A NATIONWIDE shake up of recycling could see Bradford households asked to sort their recycling into as many as four bins.

It could also see food waste collected in the District for the first time.

An announcement on "Consistent Collections" - a new standard for recycling collections, is expected to be made by Department for Environment, Food and Rural Affairs later this year.

First proposed last year, the changes would aim to “transition to a more circular economy, incentivising people to recycle more, encouraging businesses to create sustainable packaging, making household recycling easier and stopping the export of polluting plastic waste to developing countries”

It could see the current mixed recycling bins given to each household in areas like Bradford replaced with separate bins for plastic, paper, glass and food waste.

Residents would have to sort their recycling into these bins - rather than the current system where recycling is sorted after it is collected from households in a single bin.

The planned shake up in collections would begin alongside a number of other Government measures to reduce waste, including a plastic packaging tax that will be implemented in April and a deposit return scheme that will see people given rewards for returning drinks bottles and cans.

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A new report by Bradford Council estimates that locally changes to recycling collections would cost around £4.5m.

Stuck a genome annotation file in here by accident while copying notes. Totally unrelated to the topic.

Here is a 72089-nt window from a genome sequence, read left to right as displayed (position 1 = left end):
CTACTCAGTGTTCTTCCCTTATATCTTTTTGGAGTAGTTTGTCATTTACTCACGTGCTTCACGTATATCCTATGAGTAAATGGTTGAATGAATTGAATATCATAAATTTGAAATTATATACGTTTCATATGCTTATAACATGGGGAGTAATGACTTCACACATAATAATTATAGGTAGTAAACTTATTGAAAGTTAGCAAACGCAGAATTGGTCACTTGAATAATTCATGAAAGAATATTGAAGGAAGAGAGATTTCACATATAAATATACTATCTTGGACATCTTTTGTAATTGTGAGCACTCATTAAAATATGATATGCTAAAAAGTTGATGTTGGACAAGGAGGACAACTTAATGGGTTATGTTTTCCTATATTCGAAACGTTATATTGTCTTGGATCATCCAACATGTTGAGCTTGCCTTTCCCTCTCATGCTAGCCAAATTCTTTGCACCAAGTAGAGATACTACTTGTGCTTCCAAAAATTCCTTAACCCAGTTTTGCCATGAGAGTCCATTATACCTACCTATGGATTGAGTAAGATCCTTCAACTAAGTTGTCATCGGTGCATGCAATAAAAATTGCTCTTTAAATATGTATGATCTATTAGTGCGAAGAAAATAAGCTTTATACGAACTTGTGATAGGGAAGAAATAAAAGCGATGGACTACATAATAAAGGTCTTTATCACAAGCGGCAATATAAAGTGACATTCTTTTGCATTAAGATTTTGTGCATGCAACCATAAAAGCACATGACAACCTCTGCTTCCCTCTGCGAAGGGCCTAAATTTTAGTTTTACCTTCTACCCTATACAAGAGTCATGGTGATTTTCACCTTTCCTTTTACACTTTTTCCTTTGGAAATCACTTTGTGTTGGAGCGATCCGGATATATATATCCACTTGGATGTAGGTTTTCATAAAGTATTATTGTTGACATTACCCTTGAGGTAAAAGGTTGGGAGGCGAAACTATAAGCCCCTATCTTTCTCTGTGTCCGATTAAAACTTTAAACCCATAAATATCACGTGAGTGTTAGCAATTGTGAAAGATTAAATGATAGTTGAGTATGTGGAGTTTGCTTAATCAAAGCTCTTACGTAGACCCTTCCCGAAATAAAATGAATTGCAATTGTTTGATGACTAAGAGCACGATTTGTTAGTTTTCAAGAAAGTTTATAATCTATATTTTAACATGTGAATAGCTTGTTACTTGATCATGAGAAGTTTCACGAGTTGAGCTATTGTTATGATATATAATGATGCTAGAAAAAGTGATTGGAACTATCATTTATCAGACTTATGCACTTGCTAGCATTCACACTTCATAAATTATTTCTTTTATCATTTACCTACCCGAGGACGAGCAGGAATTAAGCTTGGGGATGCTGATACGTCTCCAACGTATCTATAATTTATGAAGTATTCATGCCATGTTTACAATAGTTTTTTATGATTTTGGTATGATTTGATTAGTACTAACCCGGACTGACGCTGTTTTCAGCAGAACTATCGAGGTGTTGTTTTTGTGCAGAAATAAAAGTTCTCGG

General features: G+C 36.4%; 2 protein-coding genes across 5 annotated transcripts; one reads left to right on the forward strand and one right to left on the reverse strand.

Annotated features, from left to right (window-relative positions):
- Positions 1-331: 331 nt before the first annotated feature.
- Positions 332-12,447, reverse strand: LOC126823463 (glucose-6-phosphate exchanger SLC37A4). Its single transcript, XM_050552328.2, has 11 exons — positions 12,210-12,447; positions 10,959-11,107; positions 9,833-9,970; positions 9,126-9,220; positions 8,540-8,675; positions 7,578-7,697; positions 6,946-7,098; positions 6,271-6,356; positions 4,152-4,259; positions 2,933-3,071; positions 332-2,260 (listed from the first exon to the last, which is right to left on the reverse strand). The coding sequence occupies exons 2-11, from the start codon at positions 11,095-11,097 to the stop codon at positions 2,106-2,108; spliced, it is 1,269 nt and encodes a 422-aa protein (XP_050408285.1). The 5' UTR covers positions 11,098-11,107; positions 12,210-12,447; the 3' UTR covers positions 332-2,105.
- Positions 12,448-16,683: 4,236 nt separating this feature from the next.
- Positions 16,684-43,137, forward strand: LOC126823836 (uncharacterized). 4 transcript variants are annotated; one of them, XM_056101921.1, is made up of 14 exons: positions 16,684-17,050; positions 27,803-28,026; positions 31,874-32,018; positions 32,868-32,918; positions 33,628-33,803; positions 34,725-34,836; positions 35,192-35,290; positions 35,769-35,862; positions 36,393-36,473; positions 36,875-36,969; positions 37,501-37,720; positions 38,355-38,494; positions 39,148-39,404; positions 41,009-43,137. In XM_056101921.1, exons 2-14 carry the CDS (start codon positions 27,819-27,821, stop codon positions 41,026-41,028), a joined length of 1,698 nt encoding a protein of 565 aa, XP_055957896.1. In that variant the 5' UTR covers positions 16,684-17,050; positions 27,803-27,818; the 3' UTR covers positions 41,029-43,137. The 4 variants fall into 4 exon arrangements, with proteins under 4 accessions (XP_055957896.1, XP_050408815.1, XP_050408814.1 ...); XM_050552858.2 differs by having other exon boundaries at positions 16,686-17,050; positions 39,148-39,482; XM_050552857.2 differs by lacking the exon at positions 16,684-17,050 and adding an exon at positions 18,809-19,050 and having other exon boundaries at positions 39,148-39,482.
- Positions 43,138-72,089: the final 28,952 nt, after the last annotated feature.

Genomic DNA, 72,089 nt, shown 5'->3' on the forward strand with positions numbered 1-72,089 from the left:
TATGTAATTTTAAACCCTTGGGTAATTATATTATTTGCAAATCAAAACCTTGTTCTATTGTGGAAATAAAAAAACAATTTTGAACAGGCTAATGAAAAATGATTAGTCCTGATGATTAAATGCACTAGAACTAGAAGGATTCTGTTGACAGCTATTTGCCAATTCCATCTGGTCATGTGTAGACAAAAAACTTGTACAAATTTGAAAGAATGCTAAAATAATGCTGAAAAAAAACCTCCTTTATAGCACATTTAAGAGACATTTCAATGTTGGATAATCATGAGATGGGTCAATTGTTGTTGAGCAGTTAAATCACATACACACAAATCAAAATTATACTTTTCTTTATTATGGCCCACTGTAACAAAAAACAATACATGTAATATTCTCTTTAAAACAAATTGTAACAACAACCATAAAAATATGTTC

At a meeting of the Council's Regeneration and Environment Scrutiny Committee this week, members were told it was not yet clear whether the Government would be funding these changes.

A report to members said: "Consistent Collections will directly affect the service we provide by potentially dictating allowance of multi-stream kerbside collections with three to four receptacles expected.

"Additional fleet, staff, storage and contracts will be needed with our initial estimates showing £4.5m needed to facilitate if we have to follow this route.

"Segregated food waste collection (if mandated) will be the largest and costliest change to the service due to the Environmental Regulations involved."

Richard Galthen, Principal Officer for Waste Services, told members: "We could end up with a caddy for food waste, one for glass, one for card and paper. We don't know how the changes will go until DEFRA make the announcement.

"A lot of this is out of the Council's hands."

Members heard that the changes could lead to more bins on the kerbside, and would require changes to the Council's bin collection fleet and staffing patterns.